The future is fast approaching in the form of smart cities. But at the same time, a global horde of hackers are close behind, ready to exploit the weakest links.
Smart cities can reduce resource consumption, using IoT devices to optimize the use of electricity and water; reduce traffic congestion and air pollution through smart coordination of traffic lights, parking availability, and public transportation; and harness the power of big data and ubiquitous IoT devices to enhance the efficiency and livability of the urban environment. Technology research firm Gartner estimates there were already some 2.3 billion connected devices within cities around the world by the end of 2017, more than a 40 percent increase over the year before.
But the more IoT sensors that are deployed, the greater is a city’s attack surface for hackers and other bad actors. And so far, cities — and the rest of the IoT industry — haven’t done a very good job of implementing security.
The threats could lead to lethal chaos — a hacker maliciously tampering with traffic lights; industrial mayhem through hacking of municipal power, water, or sewage systems; financial loss, for example through theft of electrical power; and a spectrum of other vulnerabilities.
This increased attention to IoT security is a welcome sign. For years, it was all but ignored for two closely related reasons: on one hand, IoT devices are so small, many think, why bother? On the other hand, IoT devices have proven to be extremely difficult to secure simply because they are so small — especially when it comes to the size of RAM and storage.
Traditionally, security teams have had enough problems in securing full-stack servers sitting behind firewalls. Now that the world is waking to the immense threatscape posed by billions of unsecured and poorly secured IoT devices — hanging from power poles, mounted on buildings, bolted to heavy equipment — we face the daunting challenge of protecting devices with RAM and storage that are measured in kilobytes — not megabytes and gigabytes.
Traditional security stacks — which are comprised of multiple layers of cybersecurity infrastructure — simply won’t fit onto IoT devices. In fact, while we refer to devices as being part of the internet of things, few actually have room for the most fundamental layer, otherwise known as the IP stack, which allows them to directly connect to the internet, hence the reliance on wireless connectivity.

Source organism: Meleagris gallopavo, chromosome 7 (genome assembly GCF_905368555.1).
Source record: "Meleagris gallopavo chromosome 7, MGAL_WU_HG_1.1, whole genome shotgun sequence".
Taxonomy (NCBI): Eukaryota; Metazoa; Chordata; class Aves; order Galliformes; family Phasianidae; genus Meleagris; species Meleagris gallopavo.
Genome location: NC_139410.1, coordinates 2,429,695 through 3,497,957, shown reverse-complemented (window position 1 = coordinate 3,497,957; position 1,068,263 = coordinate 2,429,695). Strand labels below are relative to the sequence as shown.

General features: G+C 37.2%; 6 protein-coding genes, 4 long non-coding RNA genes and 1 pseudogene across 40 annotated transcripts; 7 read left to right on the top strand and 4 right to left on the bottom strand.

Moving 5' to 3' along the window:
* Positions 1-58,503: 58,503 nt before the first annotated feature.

Using blockchain, which is the secure, decentralized mechanism behind cryptocurrency, we have an opportunity to bring connectivity to scale without compromising security in the process. While IoT devices themselves lack the resources to host a blockchain, the immutability of the system coupled with cryptographic keys can be used to establish root identity for devices. Devices can present credentials to participate within an IoT environment, with these credentials stored to — and later validated from — a public blockchain such as Ethereum.
Add some machine learning algorithms, and you can track device reputation and behavioral variations that can signal departure from pre-set attributes and norms. Identity and reputation are foundational to securing the IoT. In this manner devices can engage in secure autonomous transactions within a sphere of trust. And to really be safe, all data collected by an IoT device should be encrypted to remove reliance on transport-layer protection.
Blockchain also offers powerful ledgering and audit capabilities through its inherent timestamp function. Whether opening a water valve or dispensing medication through an IV drip, whenever blockchain is involved you have a precise, and immutable, record of the event.
In addition to blockchain, we need precision coding. In the early days of coin-operated video games, developers worked in machine code as they sometimes had only 6k of ROM storage. Similar skill is required to craft an efficient IoT security stack today that must fit within perhaps a 256kB ROM chip and operate with as little as 128kB of RAM — while also leaving room for the device’s operating system and application code.
This combination of blockchain technology and precision coding can go a long ways toward providing the heavyweight security required to protect the lightweight IoT devices that will enable smart cities.
Vaughan Emery is the founder and CEO of Atonomi, a blockchain-based arm of CENTRI technology, a firm that provides security for the internet of things.
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